Five Keys to Making a Good Impression

Let's get something straight. I don't suggest you live your life trying to make everyone like you all the time. You'll be miserable. I also don't suggest spending all your time thinking about yourself. However, life is a balancing act. You should spend some time thinking about how to make a good impression and how to modify your behavior when necessary.

Making a good impression is not just about business and networking--although that's a big deal. It stems into all of our interpersonal interactions. In my opinion, most people are fairly nice, well-meaning, and even skillful; but that might not be enough. You have to communicate that to the people around you. 

Communicating who you are has two angles--honesty and self-assessment. The honesty part means you will not fake being someone you are not in order to impress someone or gain something from them. The self-assessment part means that if you realize that you have areas of your public persona that require improvement, you should make those improvements in order to become a better overall person. This will automatically help you make a better impression.

Perhaps you've heard this before, but it's worth hearing again. Communication is 90% non-verbal. That means your mouth only accounts for 10% of what people are "hearing" from you. You communicate in many other ways, and these can make or break your impression.

Here are some very basic tips I've have learned for making a good impression:

#1 Smile.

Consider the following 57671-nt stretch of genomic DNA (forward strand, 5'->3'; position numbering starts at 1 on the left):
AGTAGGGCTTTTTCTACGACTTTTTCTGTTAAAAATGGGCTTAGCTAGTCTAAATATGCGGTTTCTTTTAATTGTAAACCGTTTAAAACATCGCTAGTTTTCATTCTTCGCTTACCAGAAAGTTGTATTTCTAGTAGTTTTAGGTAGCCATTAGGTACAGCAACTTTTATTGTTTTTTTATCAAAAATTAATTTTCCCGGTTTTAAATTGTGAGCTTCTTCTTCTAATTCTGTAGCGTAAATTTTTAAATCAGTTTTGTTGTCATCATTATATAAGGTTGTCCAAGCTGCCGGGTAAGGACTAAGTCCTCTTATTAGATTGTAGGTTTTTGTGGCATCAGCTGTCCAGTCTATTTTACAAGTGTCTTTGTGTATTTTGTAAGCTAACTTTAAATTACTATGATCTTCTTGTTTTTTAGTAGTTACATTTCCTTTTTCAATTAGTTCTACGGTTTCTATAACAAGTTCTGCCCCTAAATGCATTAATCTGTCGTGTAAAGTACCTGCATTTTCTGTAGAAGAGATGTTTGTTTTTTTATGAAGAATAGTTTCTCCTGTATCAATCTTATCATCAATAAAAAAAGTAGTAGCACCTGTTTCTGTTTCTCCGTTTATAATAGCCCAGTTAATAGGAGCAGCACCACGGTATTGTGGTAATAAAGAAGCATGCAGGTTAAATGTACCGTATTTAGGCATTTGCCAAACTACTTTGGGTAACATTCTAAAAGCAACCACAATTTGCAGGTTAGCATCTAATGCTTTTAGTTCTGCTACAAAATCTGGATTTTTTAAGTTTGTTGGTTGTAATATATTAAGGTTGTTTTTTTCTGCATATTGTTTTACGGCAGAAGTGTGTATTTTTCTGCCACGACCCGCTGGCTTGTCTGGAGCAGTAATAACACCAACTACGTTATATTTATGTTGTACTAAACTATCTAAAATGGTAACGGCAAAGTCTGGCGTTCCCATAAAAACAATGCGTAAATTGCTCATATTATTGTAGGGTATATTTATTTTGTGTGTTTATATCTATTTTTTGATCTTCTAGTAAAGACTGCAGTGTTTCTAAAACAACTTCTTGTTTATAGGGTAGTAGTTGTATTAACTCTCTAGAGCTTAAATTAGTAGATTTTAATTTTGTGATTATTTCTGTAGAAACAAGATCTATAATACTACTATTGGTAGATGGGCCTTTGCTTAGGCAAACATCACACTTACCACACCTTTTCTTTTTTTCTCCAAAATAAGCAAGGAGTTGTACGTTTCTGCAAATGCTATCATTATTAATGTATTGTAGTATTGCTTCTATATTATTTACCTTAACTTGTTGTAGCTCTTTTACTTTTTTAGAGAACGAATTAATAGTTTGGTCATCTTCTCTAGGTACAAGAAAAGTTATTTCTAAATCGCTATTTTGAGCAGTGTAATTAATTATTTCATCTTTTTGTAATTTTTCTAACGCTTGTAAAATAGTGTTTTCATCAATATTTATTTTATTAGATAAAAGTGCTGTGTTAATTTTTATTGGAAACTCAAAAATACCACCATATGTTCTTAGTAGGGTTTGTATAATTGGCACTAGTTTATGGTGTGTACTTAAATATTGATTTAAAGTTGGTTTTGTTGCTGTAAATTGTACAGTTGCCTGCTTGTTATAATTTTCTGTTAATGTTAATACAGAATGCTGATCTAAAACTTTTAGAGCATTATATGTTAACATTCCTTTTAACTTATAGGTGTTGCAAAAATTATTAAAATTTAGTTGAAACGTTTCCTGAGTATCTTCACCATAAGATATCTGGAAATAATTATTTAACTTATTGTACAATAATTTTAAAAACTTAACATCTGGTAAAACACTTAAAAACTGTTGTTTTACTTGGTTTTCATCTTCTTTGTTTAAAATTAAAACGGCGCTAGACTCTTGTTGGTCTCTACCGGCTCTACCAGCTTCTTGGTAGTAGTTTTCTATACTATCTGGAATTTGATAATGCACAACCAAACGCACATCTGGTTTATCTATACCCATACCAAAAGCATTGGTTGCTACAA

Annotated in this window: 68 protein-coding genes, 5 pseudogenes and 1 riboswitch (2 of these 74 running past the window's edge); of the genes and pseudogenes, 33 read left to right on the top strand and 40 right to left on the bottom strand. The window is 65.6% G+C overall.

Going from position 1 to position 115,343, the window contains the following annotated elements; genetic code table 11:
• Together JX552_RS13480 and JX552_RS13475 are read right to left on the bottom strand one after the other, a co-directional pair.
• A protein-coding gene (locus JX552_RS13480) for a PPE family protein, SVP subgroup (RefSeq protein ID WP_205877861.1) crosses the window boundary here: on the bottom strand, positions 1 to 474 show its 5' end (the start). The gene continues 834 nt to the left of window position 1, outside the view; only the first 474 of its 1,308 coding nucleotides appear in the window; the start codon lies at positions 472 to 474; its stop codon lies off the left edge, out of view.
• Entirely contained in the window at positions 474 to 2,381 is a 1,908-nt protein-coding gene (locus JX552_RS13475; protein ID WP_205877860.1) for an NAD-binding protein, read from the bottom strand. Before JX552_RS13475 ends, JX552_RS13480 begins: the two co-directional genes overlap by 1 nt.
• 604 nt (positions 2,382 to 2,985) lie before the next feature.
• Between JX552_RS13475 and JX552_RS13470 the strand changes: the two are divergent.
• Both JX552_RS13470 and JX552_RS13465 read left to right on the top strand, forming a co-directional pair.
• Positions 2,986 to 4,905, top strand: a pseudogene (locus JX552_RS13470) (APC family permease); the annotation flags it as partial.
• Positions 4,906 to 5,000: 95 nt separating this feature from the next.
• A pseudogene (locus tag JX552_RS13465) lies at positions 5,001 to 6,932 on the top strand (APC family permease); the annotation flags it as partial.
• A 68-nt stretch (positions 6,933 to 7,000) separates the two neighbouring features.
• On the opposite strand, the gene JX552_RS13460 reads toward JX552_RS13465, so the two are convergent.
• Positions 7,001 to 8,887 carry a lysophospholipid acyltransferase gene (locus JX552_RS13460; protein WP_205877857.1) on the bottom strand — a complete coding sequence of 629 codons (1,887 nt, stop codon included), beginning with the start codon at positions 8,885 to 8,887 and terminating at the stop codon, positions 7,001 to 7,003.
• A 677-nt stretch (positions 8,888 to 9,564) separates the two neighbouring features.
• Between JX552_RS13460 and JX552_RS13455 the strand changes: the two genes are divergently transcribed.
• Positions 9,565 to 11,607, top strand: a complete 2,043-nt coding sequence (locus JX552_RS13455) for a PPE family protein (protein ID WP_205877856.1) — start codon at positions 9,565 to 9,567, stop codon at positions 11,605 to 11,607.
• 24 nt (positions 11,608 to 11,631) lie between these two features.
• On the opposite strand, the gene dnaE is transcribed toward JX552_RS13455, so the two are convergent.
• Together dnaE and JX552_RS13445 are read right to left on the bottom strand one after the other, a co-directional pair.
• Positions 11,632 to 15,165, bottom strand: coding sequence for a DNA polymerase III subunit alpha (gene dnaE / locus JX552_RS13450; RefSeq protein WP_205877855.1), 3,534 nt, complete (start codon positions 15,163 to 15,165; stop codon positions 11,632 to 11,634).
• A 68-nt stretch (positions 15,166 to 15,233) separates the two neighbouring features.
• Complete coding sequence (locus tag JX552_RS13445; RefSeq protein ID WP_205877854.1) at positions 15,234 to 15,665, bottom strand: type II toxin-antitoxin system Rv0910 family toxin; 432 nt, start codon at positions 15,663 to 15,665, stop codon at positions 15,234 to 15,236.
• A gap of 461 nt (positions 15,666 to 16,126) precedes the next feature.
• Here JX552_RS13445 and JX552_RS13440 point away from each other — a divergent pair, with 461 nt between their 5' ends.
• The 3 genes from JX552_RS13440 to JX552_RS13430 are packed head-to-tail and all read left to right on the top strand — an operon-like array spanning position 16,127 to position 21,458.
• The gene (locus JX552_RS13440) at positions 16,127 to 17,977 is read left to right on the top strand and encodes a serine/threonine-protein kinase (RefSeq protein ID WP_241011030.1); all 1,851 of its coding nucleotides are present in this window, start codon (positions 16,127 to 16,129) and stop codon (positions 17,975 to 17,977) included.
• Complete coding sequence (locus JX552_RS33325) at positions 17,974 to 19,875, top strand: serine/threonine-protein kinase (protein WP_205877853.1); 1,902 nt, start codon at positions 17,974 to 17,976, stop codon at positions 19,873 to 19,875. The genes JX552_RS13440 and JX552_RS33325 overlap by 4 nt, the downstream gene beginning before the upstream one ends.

Perhaps you're not the most confident person. That's okay. Maybe you have some negative opinions about your appearance--forget about them. The best way to make a good impression, in my opinion, is to let your "real smile" show. Don't force it, don't fake it, and don't shy away. If you are happy to meet someone, smile at them. If you think something is funny, smile. I know meeting new people can be nerve-racking, but smiling will actually help you relax! Whether for business or personal reasons, let people know you are human and smile

Days and weeks after your meeting, people are more likely to remember your emotional responses than the words you said. Don't stress so much about trying to say exactly the right things. Instead, put emphasis on communicating to them that you like being alive.

#2 Make eye contact.

So much is communicated by solid eye contact. I don't mean weird staring, gazing, or burning holes in people. But making regular eye contact makes a good impression. It tells someone that you know they're there and you have made them a priority at that moment. If you're talking to multiple people, you'll need to dish out the eye contact to all of them throughout your encounter. It also displays confidence in yourself. You don't need to be arrogant--just sure of yourself. You know who you are and what you're capable of.